November 3, 2008
Toronto mayor David Miller gives push for plan to retrofit of post-war towers
Renewing the city’s aging stock of apartment towers could be “the Cinderella story of Toronto’s 21st century” possibly worth $95 billion by 2030 and create 838,000 jobs, says a report written by a panel of experts.
Dr. Ted Kesik, professor in the Faculty of Architecture, Landscape, and Design at the University of Toronto who has been studying the issue with colleague Ivan Saleff, says the dream of renovating the exterior and interiors of high rise buildings in the post-war building boom is not just a feel-good project.
He says while the core structures of flying-form concrete could last hundreds of years, it is the exteriors that are failing.
Until now the standard response was to paint over and perhaps re-glaze but such cosmetic measures just don’t go far enough in an era of rising energy prices.
Led by prominent experts like Kesik and Saleff, as well as architects like Graeme Stewart and Michael McLelland of ERA Architects Inc., Toronto Mayor David Miller has put his weight behind a pilot project to look at what it will take to renew just a couple of Toronto’s high rises.
It’s estimated that about 1,000 high-rise buildings across Toronto have units are about 20 per cent less energy efficient than the average single family home. The renewal plan could reduce those energy costsby 50 per cent .
The pilot project consists of two buildings at Kipling and Finch avenues; one at Markham Road and Eglinton Avenue E., two buildings at Jarvis Street-Wellesley Avenue and one at Don Mills Road and Sheppard Avenue.
The Tower Renewal report, written by Kesik, Saleff, ERA and others, says replacing a 20-storey tower apartment is between $50 and $60 million while a refit, is $4 and $5 million for new insulated roofing, new windows, overcladding of walls and balconies, replacement of HVAC systems, lighting-system retrofit and replacement of plumbing fixtures with water-conserving technology.
Payback is between 10 and 12 years, with returns of 13 to 17 per cent depending on how high energy prices climb.
“We’re really about 15 years behind Europe,” says ERA’s Stewart, a firm that has specialized in renovations of historical and older building structures.
He says without renewal of the buildings there could be few housing options for lower-income Torontonians as those buildings begin a slow death spiral.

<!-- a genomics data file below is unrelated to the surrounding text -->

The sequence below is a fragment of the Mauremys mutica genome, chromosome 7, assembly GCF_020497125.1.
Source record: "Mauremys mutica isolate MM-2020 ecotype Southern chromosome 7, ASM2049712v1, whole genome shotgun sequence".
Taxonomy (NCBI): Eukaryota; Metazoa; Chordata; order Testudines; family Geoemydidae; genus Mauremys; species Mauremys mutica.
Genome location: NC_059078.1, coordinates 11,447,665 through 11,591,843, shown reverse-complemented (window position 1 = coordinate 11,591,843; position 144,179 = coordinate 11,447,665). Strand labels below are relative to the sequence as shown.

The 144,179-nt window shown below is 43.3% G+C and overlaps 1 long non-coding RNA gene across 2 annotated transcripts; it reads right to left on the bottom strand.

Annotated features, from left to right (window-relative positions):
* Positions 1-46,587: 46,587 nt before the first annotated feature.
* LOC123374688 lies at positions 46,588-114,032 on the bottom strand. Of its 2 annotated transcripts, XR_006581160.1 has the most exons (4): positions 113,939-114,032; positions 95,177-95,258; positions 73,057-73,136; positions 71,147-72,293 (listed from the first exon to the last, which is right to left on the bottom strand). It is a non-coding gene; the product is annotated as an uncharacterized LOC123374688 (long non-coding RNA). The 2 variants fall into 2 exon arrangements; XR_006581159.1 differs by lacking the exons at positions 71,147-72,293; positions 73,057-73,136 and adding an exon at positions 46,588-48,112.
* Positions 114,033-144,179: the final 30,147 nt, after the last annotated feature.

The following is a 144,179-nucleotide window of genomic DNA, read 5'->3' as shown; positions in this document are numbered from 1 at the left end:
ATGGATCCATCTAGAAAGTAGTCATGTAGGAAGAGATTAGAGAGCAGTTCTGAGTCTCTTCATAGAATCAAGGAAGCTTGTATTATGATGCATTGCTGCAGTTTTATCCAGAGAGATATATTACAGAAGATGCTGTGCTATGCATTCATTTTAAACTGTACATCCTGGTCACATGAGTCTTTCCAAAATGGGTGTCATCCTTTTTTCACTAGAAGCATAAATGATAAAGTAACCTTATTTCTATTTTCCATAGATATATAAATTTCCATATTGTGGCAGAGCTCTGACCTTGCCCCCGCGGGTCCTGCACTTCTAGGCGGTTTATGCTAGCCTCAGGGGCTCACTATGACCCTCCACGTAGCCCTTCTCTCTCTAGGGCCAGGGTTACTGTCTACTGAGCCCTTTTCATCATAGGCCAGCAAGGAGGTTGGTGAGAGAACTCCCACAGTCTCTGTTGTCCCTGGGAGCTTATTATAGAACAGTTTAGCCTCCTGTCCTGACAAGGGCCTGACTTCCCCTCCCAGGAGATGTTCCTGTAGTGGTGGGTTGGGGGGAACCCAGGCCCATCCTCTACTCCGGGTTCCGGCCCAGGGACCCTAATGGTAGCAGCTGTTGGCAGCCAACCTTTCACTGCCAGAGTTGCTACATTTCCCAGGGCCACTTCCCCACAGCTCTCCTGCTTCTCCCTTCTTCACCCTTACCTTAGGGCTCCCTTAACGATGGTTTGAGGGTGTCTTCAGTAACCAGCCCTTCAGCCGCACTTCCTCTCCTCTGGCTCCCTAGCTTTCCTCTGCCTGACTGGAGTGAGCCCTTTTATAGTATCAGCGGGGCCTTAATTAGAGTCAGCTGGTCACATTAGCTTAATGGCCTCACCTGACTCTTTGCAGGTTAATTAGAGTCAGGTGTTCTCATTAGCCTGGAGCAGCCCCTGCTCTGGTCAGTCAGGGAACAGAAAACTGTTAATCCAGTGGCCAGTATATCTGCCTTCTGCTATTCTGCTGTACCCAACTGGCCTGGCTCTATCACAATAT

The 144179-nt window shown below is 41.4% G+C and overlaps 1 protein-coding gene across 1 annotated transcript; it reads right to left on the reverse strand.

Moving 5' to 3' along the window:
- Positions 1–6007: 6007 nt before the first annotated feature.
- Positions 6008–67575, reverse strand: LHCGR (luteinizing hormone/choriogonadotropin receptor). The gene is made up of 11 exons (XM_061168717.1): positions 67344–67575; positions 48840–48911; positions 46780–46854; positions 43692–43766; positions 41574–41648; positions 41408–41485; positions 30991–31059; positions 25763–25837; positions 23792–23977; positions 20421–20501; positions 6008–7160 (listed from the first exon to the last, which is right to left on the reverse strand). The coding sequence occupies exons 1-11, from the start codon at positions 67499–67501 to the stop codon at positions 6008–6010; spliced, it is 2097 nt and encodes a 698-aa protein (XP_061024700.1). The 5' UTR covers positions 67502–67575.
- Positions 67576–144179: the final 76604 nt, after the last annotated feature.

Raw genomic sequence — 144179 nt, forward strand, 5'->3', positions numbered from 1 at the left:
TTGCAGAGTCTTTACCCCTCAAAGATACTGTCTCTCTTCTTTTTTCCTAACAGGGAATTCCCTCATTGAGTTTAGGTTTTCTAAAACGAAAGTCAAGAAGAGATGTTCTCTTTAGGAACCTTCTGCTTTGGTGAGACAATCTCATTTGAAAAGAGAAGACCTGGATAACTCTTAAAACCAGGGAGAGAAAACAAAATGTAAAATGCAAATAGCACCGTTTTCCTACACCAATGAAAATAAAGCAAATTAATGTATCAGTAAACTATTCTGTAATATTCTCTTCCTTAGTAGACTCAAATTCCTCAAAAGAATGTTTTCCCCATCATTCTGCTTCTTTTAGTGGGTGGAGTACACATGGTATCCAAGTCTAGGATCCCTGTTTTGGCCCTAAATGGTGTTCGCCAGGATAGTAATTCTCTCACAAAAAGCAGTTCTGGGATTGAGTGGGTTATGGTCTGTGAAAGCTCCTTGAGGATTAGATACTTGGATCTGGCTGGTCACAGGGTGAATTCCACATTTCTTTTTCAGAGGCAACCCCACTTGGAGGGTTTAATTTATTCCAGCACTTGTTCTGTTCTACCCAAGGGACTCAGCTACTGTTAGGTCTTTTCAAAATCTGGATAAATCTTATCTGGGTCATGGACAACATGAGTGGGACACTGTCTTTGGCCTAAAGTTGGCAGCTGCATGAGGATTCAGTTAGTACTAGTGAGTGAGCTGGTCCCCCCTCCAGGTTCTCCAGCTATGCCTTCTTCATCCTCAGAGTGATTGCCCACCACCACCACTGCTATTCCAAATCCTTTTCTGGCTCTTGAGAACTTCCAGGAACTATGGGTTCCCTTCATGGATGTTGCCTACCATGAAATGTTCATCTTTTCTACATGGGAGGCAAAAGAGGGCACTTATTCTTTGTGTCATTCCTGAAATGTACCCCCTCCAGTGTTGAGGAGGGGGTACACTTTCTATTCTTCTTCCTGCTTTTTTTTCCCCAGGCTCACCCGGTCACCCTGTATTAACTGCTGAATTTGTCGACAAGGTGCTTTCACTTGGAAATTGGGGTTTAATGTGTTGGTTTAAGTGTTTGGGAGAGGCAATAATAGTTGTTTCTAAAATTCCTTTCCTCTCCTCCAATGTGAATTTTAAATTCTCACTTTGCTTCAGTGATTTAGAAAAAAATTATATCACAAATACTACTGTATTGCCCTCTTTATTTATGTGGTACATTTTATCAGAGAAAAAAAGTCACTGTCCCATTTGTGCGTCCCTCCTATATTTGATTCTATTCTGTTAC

The group has been working with as many areas of the construction industry and government as possible to build consensus, including the trade unions that will provide the skilled labour.
Mike Yorke, president of the Carpenters Union Local 27 and a director of training, says while the skills on tap are sufficient, there are some issues to be worked out.
“Some of the health and safety training we have, such as working in confined spaces,” he says. “But we also need to look at working at heights. What kind of equipment is best suited. What should be the standard? And then train workers on how to use it.”
He says the concept is the cutting edge of a green revolution that will have ripple effects in manufacturing for cladding, glazing and other materials, along with job creation for union workers.
“It’s a great opportunity to bring young people and new immigrants into the construction industry,” he says.
“Right now it’s a napkin sketch,” says Stewart. “With 1,000 buildings we don’t have the resources or manpower to do them all right now but we can build towards that. Already there are a couple of schools like Seneca who are interested in developing programs.”
Brian Shedden, Building Science Specialist Ontario, is vice-president of client services at J. McBride & Sons Ltd who was also on the technical steering committee of the Tower Renewal report, says a combination of high energy prices and decay makes now the right time to tackle the aging buildings.
“These buildings are really all of the same vintage, built when fuel was cheap and they are all beginning to fall apart at the same time,” says Shedden.
It also bodes well for the construction industry, he says: “If the new construction market cools off, as it appears that it is, there will be an opportunity to re-allocate workers to the retrofit side of the market.
“This is not really a prototype. Progressive owners have been going this way for a long time already, especially in the condo market, but it is the rental and social housing market that is way behind.”
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